This wouldn't be an inadequate/bad guitarist/bassist. They are perfectly competent for what they are doing. Now what they are doing may not be all that impressive. I know of plenty of bands where I don't really care for WHAT they are doing yet respect their ability to do it. Not everyone needs to be Wooten.
edit: while a band can be stronger than its weakest link, its much easier for a crummy musician to bring others down than for good musicians to carry subpar players
A few of my bandmates and I, having the rare luxury of a Friday night off, decided to go and scope out the "competition" around town. One band in particular is blessed with a drummer who's got time and chops... AND the taste to know how and when to best apply both.
I decided that what he brought to the table within his band was, in essence, the main component of what people perceive to be terrific about that band.
Unfortunately, applying the same principle to my own band, I also figured out that what our drummer brings (or doesn't bring) to our collective band table is what keeps us from clicking with our audiences in that same way.
Your average, everyday audience member doesn't have the capability of figuring out what chord voicing the guitarist is playing, or what technique is making the bass feel so funky... but everyone has a pulse. And everyone can "feel" when the pulse of a song just ain't there.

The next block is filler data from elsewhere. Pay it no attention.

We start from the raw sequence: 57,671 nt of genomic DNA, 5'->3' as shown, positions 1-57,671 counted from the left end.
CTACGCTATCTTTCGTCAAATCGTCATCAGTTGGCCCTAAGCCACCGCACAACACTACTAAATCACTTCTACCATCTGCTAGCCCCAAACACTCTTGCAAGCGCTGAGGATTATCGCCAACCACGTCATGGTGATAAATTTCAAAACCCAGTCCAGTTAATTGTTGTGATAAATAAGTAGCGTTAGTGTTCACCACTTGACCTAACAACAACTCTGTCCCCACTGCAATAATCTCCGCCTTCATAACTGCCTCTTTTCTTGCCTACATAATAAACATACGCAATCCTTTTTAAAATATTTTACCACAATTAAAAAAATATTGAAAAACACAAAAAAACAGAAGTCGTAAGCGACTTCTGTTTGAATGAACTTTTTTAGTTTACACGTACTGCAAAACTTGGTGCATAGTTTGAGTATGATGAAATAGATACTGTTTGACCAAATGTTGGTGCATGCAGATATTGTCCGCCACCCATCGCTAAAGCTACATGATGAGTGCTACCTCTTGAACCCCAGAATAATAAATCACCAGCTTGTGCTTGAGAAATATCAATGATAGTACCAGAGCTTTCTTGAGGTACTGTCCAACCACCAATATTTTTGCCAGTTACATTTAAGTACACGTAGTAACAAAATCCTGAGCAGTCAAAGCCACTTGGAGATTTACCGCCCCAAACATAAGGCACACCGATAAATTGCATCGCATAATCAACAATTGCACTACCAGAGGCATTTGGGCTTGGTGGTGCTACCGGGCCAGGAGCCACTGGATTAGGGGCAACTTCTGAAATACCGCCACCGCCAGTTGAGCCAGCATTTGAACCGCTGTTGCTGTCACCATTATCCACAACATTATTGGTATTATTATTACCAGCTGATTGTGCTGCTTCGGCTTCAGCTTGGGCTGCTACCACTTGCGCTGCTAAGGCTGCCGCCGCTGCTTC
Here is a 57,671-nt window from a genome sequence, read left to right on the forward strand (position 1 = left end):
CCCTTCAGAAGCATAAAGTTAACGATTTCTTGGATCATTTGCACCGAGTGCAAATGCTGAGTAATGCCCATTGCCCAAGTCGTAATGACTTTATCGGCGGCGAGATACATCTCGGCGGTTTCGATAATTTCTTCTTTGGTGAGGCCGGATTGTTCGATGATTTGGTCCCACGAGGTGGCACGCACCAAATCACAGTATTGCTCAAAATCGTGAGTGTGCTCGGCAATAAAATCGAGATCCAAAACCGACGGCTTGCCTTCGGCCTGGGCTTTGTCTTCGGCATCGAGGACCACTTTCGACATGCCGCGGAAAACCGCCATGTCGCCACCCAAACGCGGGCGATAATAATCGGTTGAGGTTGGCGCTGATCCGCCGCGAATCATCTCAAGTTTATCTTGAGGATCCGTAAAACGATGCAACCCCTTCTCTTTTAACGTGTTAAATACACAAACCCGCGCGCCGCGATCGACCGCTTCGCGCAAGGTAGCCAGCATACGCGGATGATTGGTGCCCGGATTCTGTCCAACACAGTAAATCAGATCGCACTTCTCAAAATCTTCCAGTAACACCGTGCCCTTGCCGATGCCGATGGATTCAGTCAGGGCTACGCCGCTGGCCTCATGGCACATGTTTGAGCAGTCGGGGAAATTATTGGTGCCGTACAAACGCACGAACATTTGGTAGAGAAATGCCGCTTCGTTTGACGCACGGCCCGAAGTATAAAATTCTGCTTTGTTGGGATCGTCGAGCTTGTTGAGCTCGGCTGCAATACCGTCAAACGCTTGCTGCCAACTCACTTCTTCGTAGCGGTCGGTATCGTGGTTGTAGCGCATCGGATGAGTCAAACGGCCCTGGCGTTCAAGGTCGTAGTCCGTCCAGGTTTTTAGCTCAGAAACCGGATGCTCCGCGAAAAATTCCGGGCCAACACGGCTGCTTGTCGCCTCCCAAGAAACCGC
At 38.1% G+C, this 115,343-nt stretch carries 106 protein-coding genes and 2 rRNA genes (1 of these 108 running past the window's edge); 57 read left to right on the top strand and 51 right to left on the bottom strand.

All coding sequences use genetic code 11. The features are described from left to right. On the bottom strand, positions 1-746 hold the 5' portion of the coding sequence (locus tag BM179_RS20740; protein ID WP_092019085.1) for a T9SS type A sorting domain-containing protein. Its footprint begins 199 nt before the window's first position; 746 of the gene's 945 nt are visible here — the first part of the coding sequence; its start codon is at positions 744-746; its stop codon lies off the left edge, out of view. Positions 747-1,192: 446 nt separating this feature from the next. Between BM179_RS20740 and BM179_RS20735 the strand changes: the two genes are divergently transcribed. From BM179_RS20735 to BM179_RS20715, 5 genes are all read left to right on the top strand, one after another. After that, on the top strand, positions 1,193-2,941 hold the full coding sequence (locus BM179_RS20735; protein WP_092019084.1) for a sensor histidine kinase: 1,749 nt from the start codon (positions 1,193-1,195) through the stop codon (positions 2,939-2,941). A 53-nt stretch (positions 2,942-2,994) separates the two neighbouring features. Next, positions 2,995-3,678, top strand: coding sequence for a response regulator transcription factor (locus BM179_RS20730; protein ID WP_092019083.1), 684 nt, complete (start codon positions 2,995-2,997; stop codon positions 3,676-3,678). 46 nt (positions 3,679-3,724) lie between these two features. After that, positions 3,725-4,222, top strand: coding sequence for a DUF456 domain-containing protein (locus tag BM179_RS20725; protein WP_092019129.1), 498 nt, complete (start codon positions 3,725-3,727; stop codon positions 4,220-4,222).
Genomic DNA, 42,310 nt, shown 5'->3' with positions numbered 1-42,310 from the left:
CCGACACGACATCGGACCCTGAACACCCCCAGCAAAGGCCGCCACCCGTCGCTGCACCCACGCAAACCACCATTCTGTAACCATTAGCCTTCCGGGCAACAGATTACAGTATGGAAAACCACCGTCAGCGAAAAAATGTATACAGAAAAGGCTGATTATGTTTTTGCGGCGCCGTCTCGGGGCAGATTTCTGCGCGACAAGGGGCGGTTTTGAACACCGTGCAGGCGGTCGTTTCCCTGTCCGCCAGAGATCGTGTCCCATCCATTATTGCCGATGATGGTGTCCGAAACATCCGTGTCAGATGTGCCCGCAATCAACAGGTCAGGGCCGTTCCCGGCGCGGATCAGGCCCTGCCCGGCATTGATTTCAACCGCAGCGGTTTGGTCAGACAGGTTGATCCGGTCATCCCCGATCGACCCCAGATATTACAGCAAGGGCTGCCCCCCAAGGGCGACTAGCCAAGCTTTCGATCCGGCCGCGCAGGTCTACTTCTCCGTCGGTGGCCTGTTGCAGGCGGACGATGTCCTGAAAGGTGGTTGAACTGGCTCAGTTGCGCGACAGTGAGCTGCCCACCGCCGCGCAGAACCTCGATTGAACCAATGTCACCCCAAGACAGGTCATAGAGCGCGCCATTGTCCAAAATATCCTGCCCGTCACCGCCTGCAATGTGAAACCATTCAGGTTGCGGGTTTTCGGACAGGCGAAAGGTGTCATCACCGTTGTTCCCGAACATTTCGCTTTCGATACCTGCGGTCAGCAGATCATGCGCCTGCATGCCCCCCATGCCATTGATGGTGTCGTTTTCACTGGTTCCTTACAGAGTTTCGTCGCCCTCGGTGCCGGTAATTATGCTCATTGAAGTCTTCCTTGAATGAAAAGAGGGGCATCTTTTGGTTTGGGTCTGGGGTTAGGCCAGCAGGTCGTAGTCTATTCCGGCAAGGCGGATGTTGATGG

No, so long as everyone plays within their limits. (But what fun is that?) Otherwise, there would have been no Kansas. Bad time just sucks, though.
My own experience is that a great player makes everyone around them (including me) better.
In one of the bands I play in, I understand my job as doing whatever it takes to make the weird/awful things the front guy does make sense, or even seem like genius. It actually works more often than you'd think. Inside the band there's a certain amount of eye-rolling, but we have quite a bit of fun at it.
Who do you think is the weak link in Extreme? I always thought that they were all very good musicians. Not trying to go on a witch hunt, just want to know your opinion.
I think that a band is as strong as its vocalist (provided that it's a band with vocals, of course). Vocals are what people pay attention to and vocals are a big consideration on what's "Radio Friendly" or not. I'm not just talking about pitch and timing, but also timbre. If a band doesn't have a vocalist with a nice sounding or unique (note: unique doesn't always = good), then I feel as though that band's going to hit a ceiling.